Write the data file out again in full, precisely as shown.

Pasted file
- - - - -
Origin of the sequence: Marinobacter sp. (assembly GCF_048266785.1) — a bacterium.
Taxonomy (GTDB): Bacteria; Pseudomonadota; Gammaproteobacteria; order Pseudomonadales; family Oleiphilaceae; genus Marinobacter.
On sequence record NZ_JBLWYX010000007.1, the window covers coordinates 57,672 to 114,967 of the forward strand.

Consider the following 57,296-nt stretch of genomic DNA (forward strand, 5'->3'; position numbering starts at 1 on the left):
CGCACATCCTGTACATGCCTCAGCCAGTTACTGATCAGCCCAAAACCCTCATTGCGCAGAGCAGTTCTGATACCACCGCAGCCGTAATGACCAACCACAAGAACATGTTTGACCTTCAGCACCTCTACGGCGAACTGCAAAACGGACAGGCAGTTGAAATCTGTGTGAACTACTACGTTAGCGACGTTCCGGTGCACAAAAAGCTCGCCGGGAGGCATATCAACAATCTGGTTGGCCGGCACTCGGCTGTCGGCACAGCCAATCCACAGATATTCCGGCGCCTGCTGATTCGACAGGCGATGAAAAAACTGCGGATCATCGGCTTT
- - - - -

Origin of the sequence: Marinobacter sp. (assembly GCF_048266785.1) — a bacterium.
Taxonomy (GTDB): Bacteria; Pseudomonadota; Gammaproteobacteria; order Pseudomonadales; family Oleiphilaceae; genus Marinobacter.
On sequence record NZ_JBLWYX010000007.1, the window covers coordinates 57,672 to 114,967 of the forward strand.

Consider the following 57,296-nt stretch of genomic DNA (forward strand, 5'->3'; position numbering starts at 1 on the left):
CGCACATCCTGTACATGCCTCAGCCAGTTACTGATCAGCCCAAAACCCTCATTGCGCAGAGCAGTTCTGATACCACCGCAGCCGTAATGACCAACCACAAGAACATGTTTGACCTTCAGCACCTCTACGGCGAACTGCAAAACGGACAGGCAGTTGAAATCTGTGTGAACTACTACGTTAGCGACGTTCCGGTGCACAAAAAGCTCGCCGGGAGGCATATCAACAATCTGGTTGGCCGGCACTCGGCTGTCGGCACAGCCAATCCACAGATATTCCGGCGCCTGCTGATTCGACAGGCGATGAAAAAACTGCGGATCATCGGCTTT